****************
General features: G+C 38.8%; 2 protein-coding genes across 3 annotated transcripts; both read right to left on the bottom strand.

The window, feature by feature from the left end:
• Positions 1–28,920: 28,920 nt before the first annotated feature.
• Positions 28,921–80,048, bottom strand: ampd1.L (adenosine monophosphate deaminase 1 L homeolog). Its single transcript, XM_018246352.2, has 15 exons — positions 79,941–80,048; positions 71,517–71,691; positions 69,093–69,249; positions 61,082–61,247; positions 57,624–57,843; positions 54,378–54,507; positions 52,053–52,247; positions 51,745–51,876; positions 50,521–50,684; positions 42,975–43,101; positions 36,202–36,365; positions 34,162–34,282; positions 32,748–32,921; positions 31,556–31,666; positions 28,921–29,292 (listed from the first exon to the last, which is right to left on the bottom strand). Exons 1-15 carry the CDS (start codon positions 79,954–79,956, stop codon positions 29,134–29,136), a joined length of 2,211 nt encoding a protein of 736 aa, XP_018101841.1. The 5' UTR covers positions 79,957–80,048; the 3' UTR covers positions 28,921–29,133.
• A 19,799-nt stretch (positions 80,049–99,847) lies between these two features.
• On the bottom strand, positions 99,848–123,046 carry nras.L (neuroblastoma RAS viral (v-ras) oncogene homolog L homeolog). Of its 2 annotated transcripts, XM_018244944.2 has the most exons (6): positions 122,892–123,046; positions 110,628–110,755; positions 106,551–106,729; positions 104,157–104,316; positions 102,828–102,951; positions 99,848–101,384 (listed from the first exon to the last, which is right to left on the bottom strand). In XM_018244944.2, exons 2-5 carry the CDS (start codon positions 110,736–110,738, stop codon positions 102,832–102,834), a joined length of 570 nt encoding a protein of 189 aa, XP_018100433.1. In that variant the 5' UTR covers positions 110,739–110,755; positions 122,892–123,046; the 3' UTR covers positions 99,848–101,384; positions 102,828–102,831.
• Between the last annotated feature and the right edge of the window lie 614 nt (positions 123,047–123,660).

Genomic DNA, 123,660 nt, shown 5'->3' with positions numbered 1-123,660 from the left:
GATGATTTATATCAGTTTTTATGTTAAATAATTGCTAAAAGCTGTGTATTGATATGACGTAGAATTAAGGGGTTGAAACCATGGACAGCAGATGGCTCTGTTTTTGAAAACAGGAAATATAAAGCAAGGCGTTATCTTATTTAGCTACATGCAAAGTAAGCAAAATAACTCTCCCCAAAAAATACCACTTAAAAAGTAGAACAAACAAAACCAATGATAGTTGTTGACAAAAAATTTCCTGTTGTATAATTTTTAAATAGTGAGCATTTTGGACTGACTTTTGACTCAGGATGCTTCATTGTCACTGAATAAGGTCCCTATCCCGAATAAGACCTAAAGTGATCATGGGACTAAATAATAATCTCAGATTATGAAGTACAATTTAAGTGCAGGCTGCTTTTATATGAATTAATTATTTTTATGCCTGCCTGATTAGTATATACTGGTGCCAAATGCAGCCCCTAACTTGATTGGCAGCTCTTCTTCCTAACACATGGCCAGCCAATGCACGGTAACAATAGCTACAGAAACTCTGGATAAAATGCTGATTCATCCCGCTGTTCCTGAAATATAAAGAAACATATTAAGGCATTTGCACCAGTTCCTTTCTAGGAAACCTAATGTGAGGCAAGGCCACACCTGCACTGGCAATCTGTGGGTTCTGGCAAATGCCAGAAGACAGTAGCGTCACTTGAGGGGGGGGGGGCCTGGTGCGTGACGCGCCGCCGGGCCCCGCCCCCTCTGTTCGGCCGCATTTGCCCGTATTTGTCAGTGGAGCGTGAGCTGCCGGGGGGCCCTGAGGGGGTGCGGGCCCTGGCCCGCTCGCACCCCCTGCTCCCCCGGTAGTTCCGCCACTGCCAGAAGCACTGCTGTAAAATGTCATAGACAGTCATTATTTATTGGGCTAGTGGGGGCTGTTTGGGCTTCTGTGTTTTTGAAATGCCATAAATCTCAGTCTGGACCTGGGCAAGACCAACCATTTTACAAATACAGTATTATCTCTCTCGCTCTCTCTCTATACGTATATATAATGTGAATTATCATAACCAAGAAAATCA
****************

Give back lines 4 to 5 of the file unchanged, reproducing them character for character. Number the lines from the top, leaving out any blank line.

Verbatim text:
• Positions 28,921–80,048, bottom strand: ampd1.L (adenosine monophosphate deaminase 1 L homeolog). Its single transcript, XM_018246352.2, has 15 exons — positions 79,941–80,048; positions 71,517–71,691; positions 69,093–69,249; positions 61,082–61,247; positions 57,624–57,843; positions 54,378–54,507; positions 52,053–52,247; positions 51,745–51,876; positions 50,521–50,684; positions 42,975–43,101; positions 36,202–36,365; positions 34,162–34,282; positions 32,748–32,921; positions 31,556–31,666; positions 28,921–29,292 (listed from the first exon to the last, which is right to left on the bottom strand). Exons 1-15 carry the CDS (start codon positions 79,954–79,956, stop codon positions 29,134–29,136), a joined length of 2,211 nt encoding a protein of 736 aa, XP_018101841.1. The 5' UTR covers positions 79,957–80,048; the 3' UTR covers positions 28,921–29,133.
• A 19,799-nt stretch (positions 80,049–99,847) lies between these two features.